It doesn’t matter what the context is – a court submission, an advice to a client, or a letter to a colleague – knowing how to build a convincing argument involves some fundamental features. I could summarise them as clarity, simplicity, and strong foundations, but it is perhaps more helpful to look at the process, rather than the end result. It is by following a basic but rigorous process that a strong argument can be constructed from and for almost anything.


Do not start with your conclusion

Do not start with your conclusion, as it is tempting to do. That way leads to confusion and BS. Start with the facts. In legal terms this means starting with your papers – your evidence, and the statements of facts you have been told that you can/must assume. Put your documents in date order, for a start – that way you will understand what has happened. Label them or mark them up in a way that will allow you to find things again – that way you will know what the relevant events are, and be able to return to them to check things if you need to.


Summarise your facts

Now write a written summary of these known facts. This is a powerful way of making sure you know what is actually going on: if you can’t explain it to yourself in a simple list of relevant facts, then you do not understand the narrative and your argument will probably be fatally flawed in ways you cannot see.


Identify the question you want to answer

Next, identify the question you want to answer. For us lawyers, that often means identifying the relevant law. Then dig deeper into that question, right to the bottom: what is the test for answering it? What does the law require to reach a conclusion? What sub questions are relevant? What aspects of the facts will be critical. Which are just influential? You must become an expert in the question, because if you do not understand any part of it properly, your argument will be BS. Again – write it down so that you know you know.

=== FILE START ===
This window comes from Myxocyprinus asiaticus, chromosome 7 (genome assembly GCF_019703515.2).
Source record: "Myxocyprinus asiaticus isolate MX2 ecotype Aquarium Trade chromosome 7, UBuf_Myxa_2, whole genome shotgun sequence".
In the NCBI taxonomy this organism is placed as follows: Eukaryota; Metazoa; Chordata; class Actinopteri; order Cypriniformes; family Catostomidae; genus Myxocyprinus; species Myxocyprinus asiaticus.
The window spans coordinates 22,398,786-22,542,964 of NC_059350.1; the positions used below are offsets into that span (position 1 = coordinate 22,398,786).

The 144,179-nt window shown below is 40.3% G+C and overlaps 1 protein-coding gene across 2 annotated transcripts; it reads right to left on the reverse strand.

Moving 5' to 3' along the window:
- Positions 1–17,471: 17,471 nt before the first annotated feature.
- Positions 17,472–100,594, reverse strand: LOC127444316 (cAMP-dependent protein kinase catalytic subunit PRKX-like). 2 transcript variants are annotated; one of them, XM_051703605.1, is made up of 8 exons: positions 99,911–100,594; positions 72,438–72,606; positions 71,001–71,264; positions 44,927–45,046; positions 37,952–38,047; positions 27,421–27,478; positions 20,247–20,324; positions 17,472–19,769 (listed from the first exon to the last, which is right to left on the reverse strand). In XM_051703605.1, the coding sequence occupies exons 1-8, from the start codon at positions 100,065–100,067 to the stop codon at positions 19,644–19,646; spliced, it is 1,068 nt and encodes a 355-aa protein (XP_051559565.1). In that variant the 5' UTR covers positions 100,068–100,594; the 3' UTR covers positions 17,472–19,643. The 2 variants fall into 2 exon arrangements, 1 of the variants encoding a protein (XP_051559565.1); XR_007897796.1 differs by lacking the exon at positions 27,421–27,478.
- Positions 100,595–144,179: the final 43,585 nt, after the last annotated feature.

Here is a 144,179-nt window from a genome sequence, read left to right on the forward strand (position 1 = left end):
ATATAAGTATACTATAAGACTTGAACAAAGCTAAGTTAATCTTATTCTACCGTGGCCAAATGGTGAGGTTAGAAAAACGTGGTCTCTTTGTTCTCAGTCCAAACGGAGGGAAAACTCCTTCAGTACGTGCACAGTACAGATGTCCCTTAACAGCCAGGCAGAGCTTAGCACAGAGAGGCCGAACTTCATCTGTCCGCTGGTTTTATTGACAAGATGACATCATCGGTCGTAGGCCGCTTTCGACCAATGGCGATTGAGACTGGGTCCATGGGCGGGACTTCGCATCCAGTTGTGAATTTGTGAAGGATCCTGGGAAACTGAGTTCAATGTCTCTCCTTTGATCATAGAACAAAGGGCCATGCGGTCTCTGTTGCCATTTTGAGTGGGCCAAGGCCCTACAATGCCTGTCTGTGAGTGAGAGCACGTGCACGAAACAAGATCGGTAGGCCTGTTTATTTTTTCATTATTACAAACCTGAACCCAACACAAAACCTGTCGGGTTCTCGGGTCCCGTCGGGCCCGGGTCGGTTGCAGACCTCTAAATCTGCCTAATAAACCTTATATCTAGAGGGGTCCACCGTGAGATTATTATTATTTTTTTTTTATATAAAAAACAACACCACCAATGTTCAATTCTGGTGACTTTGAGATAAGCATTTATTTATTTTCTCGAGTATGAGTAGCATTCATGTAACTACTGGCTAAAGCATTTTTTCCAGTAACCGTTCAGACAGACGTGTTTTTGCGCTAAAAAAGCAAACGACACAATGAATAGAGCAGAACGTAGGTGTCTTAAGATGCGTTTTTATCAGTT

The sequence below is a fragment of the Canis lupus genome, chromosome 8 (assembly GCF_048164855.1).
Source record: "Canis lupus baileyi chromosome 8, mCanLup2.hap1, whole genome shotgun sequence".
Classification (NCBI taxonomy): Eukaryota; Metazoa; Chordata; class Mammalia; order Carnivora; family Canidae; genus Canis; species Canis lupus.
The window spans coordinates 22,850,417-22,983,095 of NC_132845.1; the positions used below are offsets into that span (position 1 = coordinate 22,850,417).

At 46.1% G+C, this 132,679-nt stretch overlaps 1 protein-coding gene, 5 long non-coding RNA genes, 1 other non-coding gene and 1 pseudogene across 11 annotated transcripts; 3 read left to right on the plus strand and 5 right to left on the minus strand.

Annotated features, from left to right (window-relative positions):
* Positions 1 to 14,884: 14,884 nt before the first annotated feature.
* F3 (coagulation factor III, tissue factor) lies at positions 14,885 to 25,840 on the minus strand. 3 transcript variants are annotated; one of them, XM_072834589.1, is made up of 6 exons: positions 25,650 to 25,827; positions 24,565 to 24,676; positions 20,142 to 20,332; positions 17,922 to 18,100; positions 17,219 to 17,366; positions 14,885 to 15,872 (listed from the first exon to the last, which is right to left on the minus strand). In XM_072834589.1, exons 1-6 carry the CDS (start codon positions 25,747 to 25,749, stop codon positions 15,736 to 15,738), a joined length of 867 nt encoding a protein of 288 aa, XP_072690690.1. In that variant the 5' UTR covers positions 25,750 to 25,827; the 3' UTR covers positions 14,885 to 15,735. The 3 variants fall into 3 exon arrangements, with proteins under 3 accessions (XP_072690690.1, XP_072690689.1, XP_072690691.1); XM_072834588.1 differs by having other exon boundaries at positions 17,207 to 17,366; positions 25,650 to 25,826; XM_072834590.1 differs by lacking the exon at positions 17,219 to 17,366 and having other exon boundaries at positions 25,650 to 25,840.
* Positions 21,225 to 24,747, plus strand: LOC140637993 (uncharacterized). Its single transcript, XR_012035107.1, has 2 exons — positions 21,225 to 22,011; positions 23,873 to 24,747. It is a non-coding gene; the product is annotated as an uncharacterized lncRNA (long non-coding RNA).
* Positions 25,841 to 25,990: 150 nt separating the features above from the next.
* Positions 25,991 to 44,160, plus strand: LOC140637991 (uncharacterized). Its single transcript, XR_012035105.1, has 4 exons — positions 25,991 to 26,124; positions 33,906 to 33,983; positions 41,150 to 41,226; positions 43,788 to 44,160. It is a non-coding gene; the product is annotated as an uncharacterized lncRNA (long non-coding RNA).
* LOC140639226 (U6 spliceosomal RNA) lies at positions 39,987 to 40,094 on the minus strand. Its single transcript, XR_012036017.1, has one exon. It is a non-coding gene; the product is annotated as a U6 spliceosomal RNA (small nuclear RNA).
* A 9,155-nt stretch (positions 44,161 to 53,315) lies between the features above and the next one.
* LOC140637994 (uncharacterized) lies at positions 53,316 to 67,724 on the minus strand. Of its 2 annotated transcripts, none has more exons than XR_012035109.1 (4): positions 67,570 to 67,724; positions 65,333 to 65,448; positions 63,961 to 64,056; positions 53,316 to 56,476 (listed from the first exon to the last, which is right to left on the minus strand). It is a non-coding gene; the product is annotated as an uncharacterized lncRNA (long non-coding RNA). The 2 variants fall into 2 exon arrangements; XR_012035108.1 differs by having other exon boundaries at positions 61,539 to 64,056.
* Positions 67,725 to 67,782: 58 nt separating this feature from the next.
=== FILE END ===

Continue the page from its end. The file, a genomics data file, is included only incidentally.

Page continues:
By setting out clearly the facts, relevant law and the legal test to be applied, you will build strong foundations. And the rule, when doing this, is simple but inviolable: do not write down anything you cannot demonstrate to be unequivocally true. There is no room for assumptions in the foundations of a strong argument. Each statement must be supported by concrete material, whether it be a document that you can point to, a statute that lays down the law, or a judgement that gives clear guidance. Be prepared to answer the question ’how do you know that?’, in relation to every statement, by pointing to material you have to hand.


Now you understand the question. You have set out what is not in doubt. Only now can you begin arguing.


The rule at this stage is simplicity. Join the dots. Do not add what is superfluous. Do not embellish. Your argument will flow from what you have already established. At this stage, the less words/time it takes to explain, the more convincing it will be. If you have done the first part right it will be easy.


You are nearly done. With your argument clearly set out and grounded in the facts, we have left just the fun of dealing with counter-arguments. Here again we must build good foundations. We must put the arguments against us as clearly and as well as we can. We must not invent arguments that are not put, or improve them (that WOULD be doing the work for our opponent), but we must give their actual arguments as clear an airing as we gave our own. We must lay out their foundations and their reasoning. Only then can we expose their weaknesses. Only then can we truly tear them down, by pointing out clearly the absence of a factual or legal basis, the lacunae in the reasoning, or the contradictions that their assumptions or conclusions (think about both) lead to. Do not shirk from this. The better we set out the other side’s case the better we will be able to control them in the mind of our reader: if we can explain them better than the other side, we will not only win the confidence of our audience, but we will also control the narrative and dictate how the person we are seeking to convince should think about our opponent’s case.


Case closed. You might need a summary, you might not – that depends on how long and complicated things have got. But by laying down strong foundations and extrapolating from them clearly and directly, any conclusions you do now sum up will be simple, clear, and as confident as they can be.


Practical tip: I write my arguments in Word. But I build my foundations in Casedo. Nothing else will allow you to marshal the evidence and law on which your argument rests as effortlessly or successfully. Frankly, I built it for this very purpose, and it is very good at it.


These legal workflows can be tricky with the mass of documents, law and emails legal professionals receive in relation to any single matter, case or brief. We take a look at this issue in Common Problems with Legal Workflows.